How 3 women are building community by following their passions and sharing with others
Passion – it is the best word I can come up with to describe how Chelle Lindahl, Paula Youmell, and I approach life and our life’s work. By living and breathing our passion, each of us has carved our niche in building community. We are building Local Living Venture, Hands on Health, and Deep Root Center, and we have each become experts in our fields during this ongoing process.
Through our organizations, all three of us are deeply committed to education that takes a holistic approach and informs the whole person; that promotes life long self-directed learning; that helps to sustain the earth and its people; that advocates social justice; that teaches about healthy, whole food and the local food system for dynamic, robust people and the economy; that encourages creativity; and that supports a growing, vibrant North Country community.
Yes, we are teachers, but when you look closely at each of our organizations, we are so much more. Paula, Chelle, and I are collaboratively committed to offering our skills to the community as our obligation, our gift, and our privilege.
Cooperating, collaborating, and community support are concepts that have tangible meaning and a deep, enduring history here in the North Country. This land would not have been developed if not for neighbors helping each other through the hard times. These ideas hold especially true for the three of us, two locally grown and one transplant, who are working to bring these constructs back with an initiative to share thoughts, time, and resources between our own organizations and with any other groups who would like to join us.
Chelle Lindahl – Local Living Venture
Chelle grew up in working class San Francisco, the child of flower children in the 60s. Activism came early, with years of dedication as V.P. to the S.F. Chapter of the National Organization for Women, administration of Mission MediaArts (youth media activism training,) and helping to found a neighborhood dispute resolution service—all while still a teenager. As a restaurant owner, television producer, graphic artist, and avid rower in a cosmopolitan city in her twenties, she was none-the-less compelled to seek simpler ways to –live—and found it when she came to the North Country in 1987!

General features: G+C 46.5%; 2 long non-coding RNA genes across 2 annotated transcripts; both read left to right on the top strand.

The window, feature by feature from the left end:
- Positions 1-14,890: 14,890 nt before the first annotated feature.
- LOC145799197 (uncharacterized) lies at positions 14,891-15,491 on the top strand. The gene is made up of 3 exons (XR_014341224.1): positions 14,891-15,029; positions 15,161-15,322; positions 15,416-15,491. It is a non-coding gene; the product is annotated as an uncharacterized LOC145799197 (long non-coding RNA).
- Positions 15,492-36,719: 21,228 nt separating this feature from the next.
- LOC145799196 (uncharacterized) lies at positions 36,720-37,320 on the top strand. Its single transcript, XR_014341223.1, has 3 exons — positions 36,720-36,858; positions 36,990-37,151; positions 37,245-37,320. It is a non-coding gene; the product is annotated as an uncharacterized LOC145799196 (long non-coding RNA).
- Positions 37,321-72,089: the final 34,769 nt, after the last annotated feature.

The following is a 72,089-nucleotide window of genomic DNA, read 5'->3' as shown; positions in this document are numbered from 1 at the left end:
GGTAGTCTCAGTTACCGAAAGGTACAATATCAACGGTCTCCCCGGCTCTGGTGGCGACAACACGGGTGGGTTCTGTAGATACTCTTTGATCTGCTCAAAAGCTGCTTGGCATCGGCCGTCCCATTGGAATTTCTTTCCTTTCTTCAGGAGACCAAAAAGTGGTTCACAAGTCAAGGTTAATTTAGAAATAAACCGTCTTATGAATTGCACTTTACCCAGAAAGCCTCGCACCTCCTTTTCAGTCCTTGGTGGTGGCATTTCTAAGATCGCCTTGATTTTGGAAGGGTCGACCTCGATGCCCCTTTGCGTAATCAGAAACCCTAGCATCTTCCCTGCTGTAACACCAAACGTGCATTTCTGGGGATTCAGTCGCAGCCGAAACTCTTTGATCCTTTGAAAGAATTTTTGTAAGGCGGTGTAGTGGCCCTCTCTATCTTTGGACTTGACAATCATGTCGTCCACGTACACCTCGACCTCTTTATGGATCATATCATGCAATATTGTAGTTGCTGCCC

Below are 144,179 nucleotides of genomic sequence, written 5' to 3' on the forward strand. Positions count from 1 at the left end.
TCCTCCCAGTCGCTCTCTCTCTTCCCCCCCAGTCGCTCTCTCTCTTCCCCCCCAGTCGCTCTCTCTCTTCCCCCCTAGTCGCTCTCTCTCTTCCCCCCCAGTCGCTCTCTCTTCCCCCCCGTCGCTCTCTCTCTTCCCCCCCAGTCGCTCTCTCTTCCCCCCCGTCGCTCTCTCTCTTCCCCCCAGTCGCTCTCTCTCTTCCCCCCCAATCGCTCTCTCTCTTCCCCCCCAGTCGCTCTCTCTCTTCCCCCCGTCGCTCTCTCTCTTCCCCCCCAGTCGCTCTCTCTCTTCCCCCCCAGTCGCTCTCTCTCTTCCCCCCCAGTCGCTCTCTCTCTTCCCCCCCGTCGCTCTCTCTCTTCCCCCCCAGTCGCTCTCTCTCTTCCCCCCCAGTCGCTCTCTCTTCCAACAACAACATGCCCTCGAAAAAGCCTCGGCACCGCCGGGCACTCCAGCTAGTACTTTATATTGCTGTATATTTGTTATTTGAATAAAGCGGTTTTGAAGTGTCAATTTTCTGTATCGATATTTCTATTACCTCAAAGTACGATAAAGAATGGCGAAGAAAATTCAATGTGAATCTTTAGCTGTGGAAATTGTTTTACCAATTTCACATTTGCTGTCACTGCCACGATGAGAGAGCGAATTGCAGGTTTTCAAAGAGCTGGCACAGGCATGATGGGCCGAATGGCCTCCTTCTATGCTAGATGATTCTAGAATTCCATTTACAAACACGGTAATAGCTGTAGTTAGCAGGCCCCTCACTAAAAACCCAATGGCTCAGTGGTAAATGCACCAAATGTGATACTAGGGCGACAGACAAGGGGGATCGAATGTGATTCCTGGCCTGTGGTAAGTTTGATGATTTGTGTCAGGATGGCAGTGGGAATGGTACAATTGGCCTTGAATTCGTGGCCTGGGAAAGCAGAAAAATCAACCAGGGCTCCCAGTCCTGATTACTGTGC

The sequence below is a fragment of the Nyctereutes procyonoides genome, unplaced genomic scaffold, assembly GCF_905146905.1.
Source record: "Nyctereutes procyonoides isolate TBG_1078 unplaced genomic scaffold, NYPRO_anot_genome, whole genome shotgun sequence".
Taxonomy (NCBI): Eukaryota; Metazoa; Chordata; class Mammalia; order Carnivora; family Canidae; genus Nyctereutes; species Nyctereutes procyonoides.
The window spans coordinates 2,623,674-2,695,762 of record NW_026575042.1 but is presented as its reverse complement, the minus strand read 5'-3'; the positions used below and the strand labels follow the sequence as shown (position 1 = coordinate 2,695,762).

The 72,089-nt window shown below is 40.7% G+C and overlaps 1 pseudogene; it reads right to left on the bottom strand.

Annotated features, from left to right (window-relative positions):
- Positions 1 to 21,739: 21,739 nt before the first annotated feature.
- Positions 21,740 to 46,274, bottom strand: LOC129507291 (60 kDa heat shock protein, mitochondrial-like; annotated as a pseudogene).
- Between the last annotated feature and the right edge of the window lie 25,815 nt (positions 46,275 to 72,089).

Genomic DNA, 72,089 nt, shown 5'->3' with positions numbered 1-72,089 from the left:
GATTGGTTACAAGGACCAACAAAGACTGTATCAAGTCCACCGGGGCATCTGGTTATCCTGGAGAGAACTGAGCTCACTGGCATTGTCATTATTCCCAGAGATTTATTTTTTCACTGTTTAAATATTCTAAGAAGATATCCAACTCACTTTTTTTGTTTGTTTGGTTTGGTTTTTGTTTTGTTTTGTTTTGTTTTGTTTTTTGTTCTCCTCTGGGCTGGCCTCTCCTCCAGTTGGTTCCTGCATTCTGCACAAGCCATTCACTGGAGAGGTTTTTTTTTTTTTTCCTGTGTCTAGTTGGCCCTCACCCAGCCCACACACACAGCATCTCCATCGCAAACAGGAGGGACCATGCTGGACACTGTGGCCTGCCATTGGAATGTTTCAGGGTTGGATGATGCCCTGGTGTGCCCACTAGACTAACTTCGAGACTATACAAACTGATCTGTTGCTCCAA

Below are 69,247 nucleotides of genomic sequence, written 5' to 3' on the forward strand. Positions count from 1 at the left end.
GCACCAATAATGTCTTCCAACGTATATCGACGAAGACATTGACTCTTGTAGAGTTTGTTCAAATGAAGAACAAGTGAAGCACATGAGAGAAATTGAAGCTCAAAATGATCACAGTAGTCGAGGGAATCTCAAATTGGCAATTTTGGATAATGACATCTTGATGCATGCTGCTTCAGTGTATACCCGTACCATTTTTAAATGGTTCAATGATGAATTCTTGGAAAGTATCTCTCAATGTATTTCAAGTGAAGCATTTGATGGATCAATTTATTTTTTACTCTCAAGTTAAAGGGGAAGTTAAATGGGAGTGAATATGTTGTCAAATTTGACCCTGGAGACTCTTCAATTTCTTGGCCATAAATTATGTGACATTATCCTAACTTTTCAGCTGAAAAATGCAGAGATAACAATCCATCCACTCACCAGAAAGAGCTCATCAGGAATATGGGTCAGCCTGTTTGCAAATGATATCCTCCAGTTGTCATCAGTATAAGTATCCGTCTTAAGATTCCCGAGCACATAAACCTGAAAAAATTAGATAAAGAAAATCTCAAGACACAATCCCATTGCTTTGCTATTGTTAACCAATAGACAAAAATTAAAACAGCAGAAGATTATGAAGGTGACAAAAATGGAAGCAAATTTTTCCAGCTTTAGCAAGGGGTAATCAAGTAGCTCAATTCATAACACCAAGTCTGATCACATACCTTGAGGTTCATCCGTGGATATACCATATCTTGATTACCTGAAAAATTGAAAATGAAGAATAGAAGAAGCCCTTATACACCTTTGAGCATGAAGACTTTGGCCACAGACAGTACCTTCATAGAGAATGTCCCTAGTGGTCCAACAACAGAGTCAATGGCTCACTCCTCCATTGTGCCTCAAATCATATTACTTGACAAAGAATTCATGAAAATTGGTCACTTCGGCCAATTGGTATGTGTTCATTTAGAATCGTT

After an 18-year career at Sun Feather Natural Soaps and creating or supporting multiple other local initiatives, including the North Country Sustainable Energy Fair & Home Tours, Chelle continues that dedication to activism here in the North Country as the Co-Coordinator, and Administrator of the Local Living Venture (formerly the Sustainable Living Project). The LLV is an educational non-profit that promotes the sharing of life skills that fosters sustainability and growth, through workshops and the Local Living Festival held every 18 months, here in the North Country. Their ongoing “resourceful living skills” workshops and the creation of a “homesteading college” to encourage more diversified farming in the area are some of the plans their ambitious organization is committed to for the future.
Paula Youmell – Hands on Health